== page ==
It has the gameplay depth and variety of Transistor, with a combat system where you can create thousands of different character ‘builds' from one play-through to the next, creating significant variety. It has the large cast of colorful characters and forward-moving narrative structure of Pyre, making this a game where the story isn’t strictly locked behind your progress, and you can get to the know the characters the more you play.

Above and beyond all that, Hades has our broader approach to game design in how it strives to make the game structure and narrative strongly connected, so players can feel invested and immersed as much as possible. Our development process has also evolved a lot over the years, and I think we have a stronger, clearer sense of how to navigate through day-to-day development challenges than we did years prior.

In the first episode of the Noclip documentary on Hades, viewers can see members of the development team playtesting different builds of the game. Which staff member is currently the best at Hades, and do they have any pro tips for newcomers?

You know, we’ve never really set up any sort of competition to see who on the team is the best at the game! Outside of our testing team, if I had to choose someone right now, it'd be our audio director and composer Darren Korb. He’s been playing at a high level and giving good feedback about a lot of the endgame systems and content, and historically has always had a knack for finding busted-strong stuff in all sorts of games.

I’m no slouch either, and my pro tips are as follows: Early on, I suggest trying to gather as much Darkness as possible, the purple resource that lets you get upgrades from the Mirror of Night. You’re going to want to get Greater Reflex, which lets you dash multiple times in succession, and Death Defiance, which keeps you alive longer. Early survivability will let you get farther in each run.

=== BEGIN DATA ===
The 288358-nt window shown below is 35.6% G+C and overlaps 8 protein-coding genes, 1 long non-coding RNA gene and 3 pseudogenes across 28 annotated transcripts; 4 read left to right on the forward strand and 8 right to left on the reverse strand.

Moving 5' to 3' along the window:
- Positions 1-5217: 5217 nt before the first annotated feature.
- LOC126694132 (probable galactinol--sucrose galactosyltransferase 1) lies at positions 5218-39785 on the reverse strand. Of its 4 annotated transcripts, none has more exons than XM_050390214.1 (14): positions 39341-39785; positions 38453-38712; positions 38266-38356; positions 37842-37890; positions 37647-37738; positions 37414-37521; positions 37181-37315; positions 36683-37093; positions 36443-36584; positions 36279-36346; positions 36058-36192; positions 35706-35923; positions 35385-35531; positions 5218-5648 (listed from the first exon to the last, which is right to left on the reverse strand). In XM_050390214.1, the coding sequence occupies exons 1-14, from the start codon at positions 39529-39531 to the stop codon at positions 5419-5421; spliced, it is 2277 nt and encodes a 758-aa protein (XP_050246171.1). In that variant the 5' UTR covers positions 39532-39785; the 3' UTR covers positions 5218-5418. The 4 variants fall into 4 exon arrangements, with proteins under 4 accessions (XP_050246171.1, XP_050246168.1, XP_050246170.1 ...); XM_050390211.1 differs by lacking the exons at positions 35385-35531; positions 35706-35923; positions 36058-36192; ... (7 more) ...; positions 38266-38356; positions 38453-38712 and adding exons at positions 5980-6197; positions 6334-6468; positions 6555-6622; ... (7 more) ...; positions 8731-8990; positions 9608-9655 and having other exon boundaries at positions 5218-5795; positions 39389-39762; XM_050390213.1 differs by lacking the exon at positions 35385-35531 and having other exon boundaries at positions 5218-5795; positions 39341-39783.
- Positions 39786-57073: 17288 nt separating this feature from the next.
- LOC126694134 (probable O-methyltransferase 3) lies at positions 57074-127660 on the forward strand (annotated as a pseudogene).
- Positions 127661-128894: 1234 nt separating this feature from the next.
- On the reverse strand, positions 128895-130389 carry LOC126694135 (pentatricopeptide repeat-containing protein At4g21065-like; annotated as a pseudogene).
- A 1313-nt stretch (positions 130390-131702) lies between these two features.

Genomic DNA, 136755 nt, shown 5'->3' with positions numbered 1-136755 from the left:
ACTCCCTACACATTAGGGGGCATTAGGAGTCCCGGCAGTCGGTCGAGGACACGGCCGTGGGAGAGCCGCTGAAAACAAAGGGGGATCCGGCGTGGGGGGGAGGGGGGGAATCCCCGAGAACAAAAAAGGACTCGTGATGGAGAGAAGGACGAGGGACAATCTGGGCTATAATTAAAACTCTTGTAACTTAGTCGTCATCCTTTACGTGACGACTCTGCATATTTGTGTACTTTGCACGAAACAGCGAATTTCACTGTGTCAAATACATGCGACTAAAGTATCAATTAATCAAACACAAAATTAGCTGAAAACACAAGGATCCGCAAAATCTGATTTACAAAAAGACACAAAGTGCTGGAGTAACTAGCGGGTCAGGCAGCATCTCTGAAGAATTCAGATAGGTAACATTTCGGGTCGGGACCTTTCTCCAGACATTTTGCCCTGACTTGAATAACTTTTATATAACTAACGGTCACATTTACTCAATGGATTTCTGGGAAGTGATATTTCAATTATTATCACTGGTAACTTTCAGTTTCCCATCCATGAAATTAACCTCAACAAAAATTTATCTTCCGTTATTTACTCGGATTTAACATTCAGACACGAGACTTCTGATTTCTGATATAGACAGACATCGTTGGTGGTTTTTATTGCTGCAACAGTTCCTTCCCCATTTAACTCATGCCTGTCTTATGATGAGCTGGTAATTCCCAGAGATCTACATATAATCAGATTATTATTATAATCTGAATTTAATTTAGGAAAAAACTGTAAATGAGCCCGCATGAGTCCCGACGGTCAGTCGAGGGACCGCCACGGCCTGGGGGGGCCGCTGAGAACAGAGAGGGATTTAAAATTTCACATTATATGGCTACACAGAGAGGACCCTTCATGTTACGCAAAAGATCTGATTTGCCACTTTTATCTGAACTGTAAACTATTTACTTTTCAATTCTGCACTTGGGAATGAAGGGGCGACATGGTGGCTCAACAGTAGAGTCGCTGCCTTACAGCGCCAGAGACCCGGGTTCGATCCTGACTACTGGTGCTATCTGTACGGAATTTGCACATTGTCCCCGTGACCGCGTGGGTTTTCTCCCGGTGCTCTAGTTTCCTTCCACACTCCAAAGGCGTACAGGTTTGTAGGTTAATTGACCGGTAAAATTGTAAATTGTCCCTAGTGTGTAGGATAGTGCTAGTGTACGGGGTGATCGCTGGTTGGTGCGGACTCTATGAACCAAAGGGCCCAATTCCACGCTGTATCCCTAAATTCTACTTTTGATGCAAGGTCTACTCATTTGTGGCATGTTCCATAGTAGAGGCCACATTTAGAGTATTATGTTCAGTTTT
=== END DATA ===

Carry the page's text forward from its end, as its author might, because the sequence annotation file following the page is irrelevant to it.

Using your Dash is vital for avoiding damage and getting into position. Once you’re comfortable with that, start taking more advantage of your ranged Cast and your weapon’s Special Attack, looking for opportunities to weave these into your playstyle depending on which Olympians' Boons you get.

Hades has a fantastic, deep story that unravels over time and encourages players to interact with each of the NPCs. Was writing story content for a roguelite game like Hades difficult? How did the team decide upon mechanics like gifting Ambrosia and an expandable Codex?

Hades has a deep story ripe with backstory on its protagonist, Zagreus.
© Supergiant Games

Thank you for the kind words! It’s been a lot of fun writing for this game, and having a fully voiced narrative with a larger cast for the first time in one of our games. The idea of the game, of a ‘reverse Diablo' where you try to escape from hell, only to wind up back at the bottom each time you failed, was so intriguing that aspects of the writing quickly showed promise.

Even still, figuring out how to create a substantive narrative that would work with a game that could in theory be infinitely replayable for sure has had its challenges, and the game already has a large volume of narrative content even though we’re just getting started with Early Access. I have a couple of broad goals approaching the narrative.

First, I want it to be largely optional and elective. Hades is meant to be a game where you can just play for a bit here and there, without feeling like you need to hunker down for a long and involved session. Plus, when the story is there for players to engage with at their own pace, I think the result is more impactful.

Second, I want the tone of the experience to match the tone of the gameplay. Roguelikes I think can bounce between humor and frustration, such as when you make some bone-headed mistake, losing all your progress. We want this game to laugh with you rather than at you in these moments, and it’s been encouraging to see players responding well to the humor in Hades.

We wanted the game’s tone to be unexpectedly lighthearted despite appearances. Last, the story has to be about something and to go somewhere, as in our past games. It’s not enough to just have some humorous interactions here and there. To me, this story of a big, dysfunctional family that happen to be gods was extraordinarily intriguing to explore. That it's humorous I don't think undercuts its ability to resonate.

Right now, the highest level players can reach is Asphodel. Is there any word or hint as to what the next level is and when it might be released?